Stairway From Third Base Dugout To Locker Room

The last year of professional play at Durkee Field was 1954. In 1955, the Jacksonville Braves moved to a newly constructed ballpark later renamed in honor of their owner Samuel Wolfson. Jacksonville’s minor league team played at Wolfson Park through the 2002 season. In 2003 they moved to the Baseball Grounds of Jacksonville, constructed on the former site of Wolfson Park.

Bragan Field, the Baseball Grounds of Jacksonville

In 1980 the City of Jacksonville renovated the ballpark and renamed it in honor of James P. Small, a longtime baseball coach at Stanton High School in Jacksonville.

Ticket Booths With Plaque Commemorating J.P. Small Memorial Park

J.P. Small Park also includes a Negro League Museum with information about the ballpark and the teams that played there.

Negro League Museum Display, J.P. Small Park

The museum also honors J.P. Small and his many years working with the youth of Jacksonville.

Museum Display Honoring J.P. Small

Installed in 2006, outside the ballpark is a statue of Buck O’Neil, honoring the historical significance of J.P. Small Park to the history of Negro League baseball.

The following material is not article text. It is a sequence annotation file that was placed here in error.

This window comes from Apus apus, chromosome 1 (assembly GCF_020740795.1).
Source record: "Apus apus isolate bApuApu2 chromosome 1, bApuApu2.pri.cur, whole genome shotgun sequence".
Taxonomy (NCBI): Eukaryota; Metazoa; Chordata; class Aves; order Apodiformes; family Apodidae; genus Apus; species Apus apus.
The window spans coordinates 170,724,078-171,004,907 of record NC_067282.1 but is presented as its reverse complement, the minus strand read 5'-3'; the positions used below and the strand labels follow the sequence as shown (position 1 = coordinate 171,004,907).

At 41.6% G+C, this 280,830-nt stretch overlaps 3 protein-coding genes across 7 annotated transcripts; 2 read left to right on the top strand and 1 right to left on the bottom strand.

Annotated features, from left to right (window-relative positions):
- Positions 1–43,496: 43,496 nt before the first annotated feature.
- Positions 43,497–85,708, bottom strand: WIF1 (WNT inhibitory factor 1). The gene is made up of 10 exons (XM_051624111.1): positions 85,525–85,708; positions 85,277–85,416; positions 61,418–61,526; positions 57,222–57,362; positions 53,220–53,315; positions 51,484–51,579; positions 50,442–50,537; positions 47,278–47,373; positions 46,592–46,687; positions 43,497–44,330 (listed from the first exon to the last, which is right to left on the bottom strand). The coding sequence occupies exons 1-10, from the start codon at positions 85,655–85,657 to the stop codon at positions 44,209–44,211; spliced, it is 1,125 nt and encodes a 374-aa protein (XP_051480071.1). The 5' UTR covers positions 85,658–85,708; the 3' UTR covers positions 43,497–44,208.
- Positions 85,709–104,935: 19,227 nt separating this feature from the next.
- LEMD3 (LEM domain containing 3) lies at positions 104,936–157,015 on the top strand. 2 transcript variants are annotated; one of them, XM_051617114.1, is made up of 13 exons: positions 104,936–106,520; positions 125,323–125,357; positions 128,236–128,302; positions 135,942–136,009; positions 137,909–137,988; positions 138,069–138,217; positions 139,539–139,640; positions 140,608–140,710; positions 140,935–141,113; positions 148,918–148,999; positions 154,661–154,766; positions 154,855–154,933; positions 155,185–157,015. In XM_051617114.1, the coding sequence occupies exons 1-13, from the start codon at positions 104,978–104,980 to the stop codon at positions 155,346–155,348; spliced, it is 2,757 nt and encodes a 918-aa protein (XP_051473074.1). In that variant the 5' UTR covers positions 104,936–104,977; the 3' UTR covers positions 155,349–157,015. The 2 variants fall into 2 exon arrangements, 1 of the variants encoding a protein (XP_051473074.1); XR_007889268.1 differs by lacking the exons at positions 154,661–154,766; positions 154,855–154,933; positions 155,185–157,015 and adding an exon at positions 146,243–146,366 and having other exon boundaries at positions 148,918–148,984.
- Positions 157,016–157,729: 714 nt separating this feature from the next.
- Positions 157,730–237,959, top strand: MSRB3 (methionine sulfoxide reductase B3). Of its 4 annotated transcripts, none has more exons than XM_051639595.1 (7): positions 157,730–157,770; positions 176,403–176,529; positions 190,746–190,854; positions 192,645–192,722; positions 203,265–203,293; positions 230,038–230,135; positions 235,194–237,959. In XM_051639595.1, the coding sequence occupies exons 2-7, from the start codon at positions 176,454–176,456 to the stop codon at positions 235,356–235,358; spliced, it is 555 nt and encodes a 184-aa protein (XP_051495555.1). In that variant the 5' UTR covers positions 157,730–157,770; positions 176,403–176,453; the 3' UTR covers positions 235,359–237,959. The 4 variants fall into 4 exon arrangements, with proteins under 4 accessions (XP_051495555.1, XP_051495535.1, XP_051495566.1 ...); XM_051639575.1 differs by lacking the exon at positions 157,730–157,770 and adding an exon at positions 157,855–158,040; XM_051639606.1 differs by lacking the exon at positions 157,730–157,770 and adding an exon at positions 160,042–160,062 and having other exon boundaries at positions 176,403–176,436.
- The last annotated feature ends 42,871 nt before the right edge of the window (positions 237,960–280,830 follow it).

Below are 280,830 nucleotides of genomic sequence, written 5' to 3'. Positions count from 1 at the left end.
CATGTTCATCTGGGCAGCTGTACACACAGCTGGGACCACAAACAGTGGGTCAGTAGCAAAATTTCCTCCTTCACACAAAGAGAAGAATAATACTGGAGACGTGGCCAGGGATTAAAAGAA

Buck O’Neil Statute Outside J.P. Small Park

J.P. Small Park is currently the home of the Stanton College Preparatory School baseball team. The caretaker of the park, a wonderful man named Russell, was kind enough to give us a tour of the entire ballpark on our visit.

Locker Room, J.P. Small Park, With Russell, the Caretaker Of The Ballpark

J.P. Small Park is a baseball time capsule. Its rich history and its beautiful preservation make it a must-see for anyone who appreciates old ballparks. For more information about the history of the park be sure to read the National Register of Historic Places Application issued by the National Park Service, placing J.P. Smalls Stadium on the Historic Register.